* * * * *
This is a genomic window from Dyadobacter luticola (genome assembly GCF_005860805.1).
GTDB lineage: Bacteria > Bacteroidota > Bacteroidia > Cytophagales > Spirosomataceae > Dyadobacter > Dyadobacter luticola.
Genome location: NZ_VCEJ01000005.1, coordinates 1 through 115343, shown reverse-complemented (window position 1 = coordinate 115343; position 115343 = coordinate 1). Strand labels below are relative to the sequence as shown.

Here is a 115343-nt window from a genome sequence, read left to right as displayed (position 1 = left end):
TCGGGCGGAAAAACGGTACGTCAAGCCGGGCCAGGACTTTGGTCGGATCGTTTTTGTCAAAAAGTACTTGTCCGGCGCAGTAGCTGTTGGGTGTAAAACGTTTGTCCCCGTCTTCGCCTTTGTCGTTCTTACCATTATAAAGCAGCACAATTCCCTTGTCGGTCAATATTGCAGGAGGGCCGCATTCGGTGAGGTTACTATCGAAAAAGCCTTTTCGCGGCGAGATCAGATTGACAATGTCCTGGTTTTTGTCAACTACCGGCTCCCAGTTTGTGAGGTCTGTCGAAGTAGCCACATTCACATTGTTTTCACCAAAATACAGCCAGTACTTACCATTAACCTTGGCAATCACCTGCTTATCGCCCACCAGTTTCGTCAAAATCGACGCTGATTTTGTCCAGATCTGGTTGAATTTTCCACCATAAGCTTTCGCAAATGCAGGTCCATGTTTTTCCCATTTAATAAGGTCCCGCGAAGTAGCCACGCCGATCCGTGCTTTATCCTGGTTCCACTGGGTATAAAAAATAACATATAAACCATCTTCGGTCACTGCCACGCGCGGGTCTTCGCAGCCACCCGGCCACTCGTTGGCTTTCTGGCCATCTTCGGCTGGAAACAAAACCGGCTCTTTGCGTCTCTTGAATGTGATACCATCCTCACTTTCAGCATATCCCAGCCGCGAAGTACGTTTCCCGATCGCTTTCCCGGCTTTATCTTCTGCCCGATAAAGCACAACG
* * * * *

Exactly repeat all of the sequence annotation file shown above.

This is a genomic window from Dyadobacter luticola (genome assembly GCF_005860805.1).
GTDB lineage: Bacteria > Bacteroidota > Bacteroidia > Cytophagales > Spirosomataceae > Dyadobacter > Dyadobacter luticola.
Genome location: NZ_VCEJ01000005.1, coordinates 1 through 115343, shown reverse-complemented (window position 1 = coordinate 115343; position 115343 = coordinate 1). Strand labels below are relative to the sequence as shown.

Here is a 115343-nt window from a genome sequence, read left to right as displayed (position 1 = left end):
TCGGGCGGAAAAACGGTACGTCAAGCCGGGCCAGGACTTTGGTCGGATCGTTTTTGTCAAAAAGTACTTGTCCGGCGCAGTAGCTGTTGGGTGTAAAACGTTTGTCCCCGTCTTCGCCTTTGTCGTTCTTACCATTATAAAGCAGCACAATTCCCTTGTCGGTCAATATTGCAGGAGGGCCGCATTCGGTGAGGTTACTATCGAAAAAGCCTTTTCGCGGCGAGATCAGATTGACAATGTCCTGGTTTTTGTCAACTACCGGCTCCCAGTTTGTGAGGTCTGTCGAAGTAGCCACATTCACATTGTTTTCACCAAAATACAGCCAGTACTTACCATTAACCTTGGCAATCACCTGCTTATCGCCCACCAGTTTCGTCAAAATCGACGCTGATTTTGTCCAGATCTGGTTGAATTTTCCACCATAAGCTTTCGCAAATGCAGGTCCATGTTTTTCCCATTTAATAAGGTCCCGCGAAGTAGCCACGCCGATCCGTGCTTTATCCTGGTTCCACTGGGTATAAAAAATAACATATAAACCATCTTCGGTCACTGCCACGCGCGGGTCTTCGCAGCCACCCGGCCACTCGTTGGCTTTCTGGCCATCTTCGGCTGGAAACAAAACCGGCTCTTTGCGTCTCTTGAATGTGATACCATCCTCACTTTCAGCATATCCCAGCCGCGAAGTACGTTTCCCGATCGCTTTCCCGGCTTTATCTTCTGCCCGATAAAGCACAACG